Objective To define various Descemet graft unfolding techniques in Descemet membrane endothelial keratoplasty.
Methods In a retrospective analysis, the surgical videos of 100 consecutive Descemet membrane endothelial keratoplasty cases with at least 6 months of follow-up were evaluated and categorized. The Descemet graft unfolding methods were categorized into 4 basic techniques and 3 auxiliary techniques.
Results All Descemet membrane endothelial keratoplasty surgical procedures could be completed using (a combination of) 4 Descemet graft unfolding techniques: (1) standardized no-touch graft unfolding using a double roll, (2) carpet unrolling while fixating 1 graft edge (Dirisamer technique), (3) small air bubble–assisted unrolling (Dapena maneuver), (4) the single sliding cannula maneuver. Additional maneuvers included turning over the graft when oriented upside down (flushing); manual graft centration with a cannula; and bubble bumping to unfold peripheral inward folds. In 73% of surgical procedures, technique 1 was used, while a combination of techniques was used in 44% and auxiliary techniques in 62%. None of the techniques showed a correlation with the best-corrected visual acuity, endothelial cell density, or postoperative complication rate (P > .10).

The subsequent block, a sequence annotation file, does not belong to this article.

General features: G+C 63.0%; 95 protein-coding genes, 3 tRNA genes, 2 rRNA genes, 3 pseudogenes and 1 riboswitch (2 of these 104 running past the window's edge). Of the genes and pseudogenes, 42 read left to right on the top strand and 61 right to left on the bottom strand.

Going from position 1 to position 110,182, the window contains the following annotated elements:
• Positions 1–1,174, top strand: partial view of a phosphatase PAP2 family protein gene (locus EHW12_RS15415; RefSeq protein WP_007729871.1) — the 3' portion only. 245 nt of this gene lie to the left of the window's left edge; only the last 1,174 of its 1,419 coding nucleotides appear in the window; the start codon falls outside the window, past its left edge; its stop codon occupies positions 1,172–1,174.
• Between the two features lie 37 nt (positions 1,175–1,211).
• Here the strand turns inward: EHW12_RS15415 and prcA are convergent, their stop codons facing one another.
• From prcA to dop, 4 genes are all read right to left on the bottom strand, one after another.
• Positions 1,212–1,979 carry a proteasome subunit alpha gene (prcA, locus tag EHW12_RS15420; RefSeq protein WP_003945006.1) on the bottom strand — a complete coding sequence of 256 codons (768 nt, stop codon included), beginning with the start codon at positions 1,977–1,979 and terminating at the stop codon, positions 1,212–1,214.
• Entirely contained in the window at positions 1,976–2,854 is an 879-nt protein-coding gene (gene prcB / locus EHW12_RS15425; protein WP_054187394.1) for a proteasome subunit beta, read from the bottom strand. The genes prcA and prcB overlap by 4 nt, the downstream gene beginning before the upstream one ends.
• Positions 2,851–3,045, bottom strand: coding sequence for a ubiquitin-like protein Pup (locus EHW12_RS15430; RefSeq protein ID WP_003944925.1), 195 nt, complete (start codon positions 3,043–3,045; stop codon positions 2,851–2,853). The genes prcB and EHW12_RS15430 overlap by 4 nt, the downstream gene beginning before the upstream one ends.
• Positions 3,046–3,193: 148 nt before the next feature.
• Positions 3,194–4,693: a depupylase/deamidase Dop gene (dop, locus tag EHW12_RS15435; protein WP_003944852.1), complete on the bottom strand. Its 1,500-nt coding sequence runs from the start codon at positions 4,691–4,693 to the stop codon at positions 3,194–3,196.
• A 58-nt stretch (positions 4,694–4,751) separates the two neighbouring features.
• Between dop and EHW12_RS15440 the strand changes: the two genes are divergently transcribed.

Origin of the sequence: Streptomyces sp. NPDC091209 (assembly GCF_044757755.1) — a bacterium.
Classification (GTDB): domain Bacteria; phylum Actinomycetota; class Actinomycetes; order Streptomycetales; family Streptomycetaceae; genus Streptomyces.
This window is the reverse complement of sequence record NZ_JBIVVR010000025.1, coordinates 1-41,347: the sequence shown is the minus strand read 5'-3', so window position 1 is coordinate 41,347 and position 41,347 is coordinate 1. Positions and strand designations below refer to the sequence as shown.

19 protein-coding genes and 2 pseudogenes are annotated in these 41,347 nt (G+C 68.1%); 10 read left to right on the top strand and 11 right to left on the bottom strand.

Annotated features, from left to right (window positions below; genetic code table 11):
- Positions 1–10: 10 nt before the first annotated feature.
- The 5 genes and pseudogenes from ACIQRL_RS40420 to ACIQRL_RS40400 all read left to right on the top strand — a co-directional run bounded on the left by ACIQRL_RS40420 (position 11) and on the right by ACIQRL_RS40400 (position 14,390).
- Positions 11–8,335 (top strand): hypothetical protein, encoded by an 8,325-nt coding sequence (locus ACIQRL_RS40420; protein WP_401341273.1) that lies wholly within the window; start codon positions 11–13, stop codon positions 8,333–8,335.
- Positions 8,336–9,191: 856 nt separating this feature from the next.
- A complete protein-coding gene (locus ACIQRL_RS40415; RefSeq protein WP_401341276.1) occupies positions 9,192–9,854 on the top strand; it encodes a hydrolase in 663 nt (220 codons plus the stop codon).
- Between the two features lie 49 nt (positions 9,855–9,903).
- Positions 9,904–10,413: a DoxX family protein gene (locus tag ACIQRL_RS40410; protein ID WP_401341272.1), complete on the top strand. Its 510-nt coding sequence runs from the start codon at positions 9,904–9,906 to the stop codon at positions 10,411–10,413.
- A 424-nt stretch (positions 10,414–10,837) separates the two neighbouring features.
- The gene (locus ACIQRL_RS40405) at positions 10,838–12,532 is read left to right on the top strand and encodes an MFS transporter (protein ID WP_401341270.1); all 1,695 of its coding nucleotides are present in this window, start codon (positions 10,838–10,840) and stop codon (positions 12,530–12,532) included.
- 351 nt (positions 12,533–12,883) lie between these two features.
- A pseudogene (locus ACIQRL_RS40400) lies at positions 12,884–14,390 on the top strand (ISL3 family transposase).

Conclusions Descemet membrane endothelial keratoplasty may be further facilitated by using controlled techniques for unfolding the Descemet graft inside the recipient anterior chamber, either as stand-alone techniques or used in various combinations.